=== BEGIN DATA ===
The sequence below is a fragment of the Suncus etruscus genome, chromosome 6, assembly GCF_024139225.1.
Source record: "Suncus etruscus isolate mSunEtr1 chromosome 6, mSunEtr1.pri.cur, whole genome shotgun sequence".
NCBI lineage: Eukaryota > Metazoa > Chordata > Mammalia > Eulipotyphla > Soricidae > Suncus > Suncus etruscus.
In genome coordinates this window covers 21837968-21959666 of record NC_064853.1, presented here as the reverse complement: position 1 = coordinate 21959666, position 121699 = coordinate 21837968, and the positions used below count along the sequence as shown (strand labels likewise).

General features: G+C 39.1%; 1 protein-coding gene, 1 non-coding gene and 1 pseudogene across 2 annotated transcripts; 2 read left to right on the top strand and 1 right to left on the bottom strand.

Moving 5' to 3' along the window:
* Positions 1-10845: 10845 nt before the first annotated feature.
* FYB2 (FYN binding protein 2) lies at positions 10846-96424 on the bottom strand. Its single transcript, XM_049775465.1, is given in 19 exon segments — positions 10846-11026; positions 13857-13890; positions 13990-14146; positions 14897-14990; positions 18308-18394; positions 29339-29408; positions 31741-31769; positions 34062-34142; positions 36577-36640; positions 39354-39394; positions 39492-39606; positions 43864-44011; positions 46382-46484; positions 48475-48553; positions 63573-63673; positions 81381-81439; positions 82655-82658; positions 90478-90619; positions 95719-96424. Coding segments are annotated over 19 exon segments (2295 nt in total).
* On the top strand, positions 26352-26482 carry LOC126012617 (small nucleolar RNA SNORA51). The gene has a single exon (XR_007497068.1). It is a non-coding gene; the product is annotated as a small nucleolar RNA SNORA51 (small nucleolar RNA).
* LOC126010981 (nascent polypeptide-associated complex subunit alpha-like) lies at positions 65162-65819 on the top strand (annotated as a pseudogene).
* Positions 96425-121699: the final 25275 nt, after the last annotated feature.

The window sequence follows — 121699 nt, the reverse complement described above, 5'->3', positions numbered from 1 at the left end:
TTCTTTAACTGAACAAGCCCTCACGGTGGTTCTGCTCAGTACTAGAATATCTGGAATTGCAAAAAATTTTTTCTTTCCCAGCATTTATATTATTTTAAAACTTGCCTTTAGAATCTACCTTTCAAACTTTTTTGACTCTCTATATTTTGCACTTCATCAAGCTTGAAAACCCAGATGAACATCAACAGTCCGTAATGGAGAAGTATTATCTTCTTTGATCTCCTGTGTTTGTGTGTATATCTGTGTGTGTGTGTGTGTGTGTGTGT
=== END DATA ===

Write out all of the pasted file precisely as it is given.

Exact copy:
The sequence below is a fragment of the Suncus etruscus genome, chromosome 6, assembly GCF_024139225.1.
Source record: "Suncus etruscus isolate mSunEtr1 chromosome 6, mSunEtr1.pri.cur, whole genome shotgun sequence".
NCBI lineage: Eukaryota > Metazoa > Chordata > Mammalia > Eulipotyphla > Soricidae > Suncus > Suncus etruscus.
In genome coordinates this window covers 21837968-21959666 of record NC_064853.1, presented here as the reverse complement: position 1 = coordinate 21959666, position 121699 = coordinate 21837968, and the positions used below count along the sequence as shown (strand labels likewise).

General features: G+C 39.1%; 1 protein-coding gene, 1 non-coding gene and 1 pseudogene across 2 annotated transcripts; 2 read left to right on the top strand and 1 right to left on the bottom strand.

Moving 5' to 3' along the window:
* Positions 1-10845: 10845 nt before the first annotated feature.
* FYB2 (FYN binding protein 2) lies at positions 10846-96424 on the bottom strand. Its single transcript, XM_049775465.1, is given in 19 exon segments — positions 10846-11026; positions 13857-13890; positions 13990-14146; positions 14897-14990; positions 18308-18394; positions 29339-29408; positions 31741-31769; positions 34062-34142; positions 36577-36640; positions 39354-39394; positions 39492-39606; positions 43864-44011; positions 46382-46484; positions 48475-48553; positions 63573-63673; positions 81381-81439; positions 82655-82658; positions 90478-90619; positions 95719-96424. Coding segments are annotated over 19 exon segments (2295 nt in total).
* On the top strand, positions 26352-26482 carry LOC126012617 (small nucleolar RNA SNORA51). The gene has a single exon (XR_007497068.1). It is a non-coding gene; the product is annotated as a small nucleolar RNA SNORA51 (small nucleolar RNA).
* LOC126010981 (nascent polypeptide-associated complex subunit alpha-like) lies at positions 65162-65819 on the top strand (annotated as a pseudogene).
* Positions 96425-121699: the final 25275 nt, after the last annotated feature.

The window sequence follows — 121699 nt, the reverse complement described above, 5'->3', positions numbered from 1 at the left end:
TTCTTTAACTGAACAAGCCCTCACGGTGGTTCTGCTCAGTACTAGAATATCTGGAATTGCAAAAAATTTTTTCTTTCCCAGCATTTATATTATTTTAAAACTTGCCTTTAGAATCTACCTTTCAAACTTTTTTGACTCTCTATATTTTGCACTTCATCAAGCTTGAAAACCCAGATGAACATCAACAGTCCGTAATGGAGAAGTATTATCTTCTTTGATCTCCTGTGTTTGTGTGTATATCTGTGTGTGTGTGTGTGTGTGTGTGT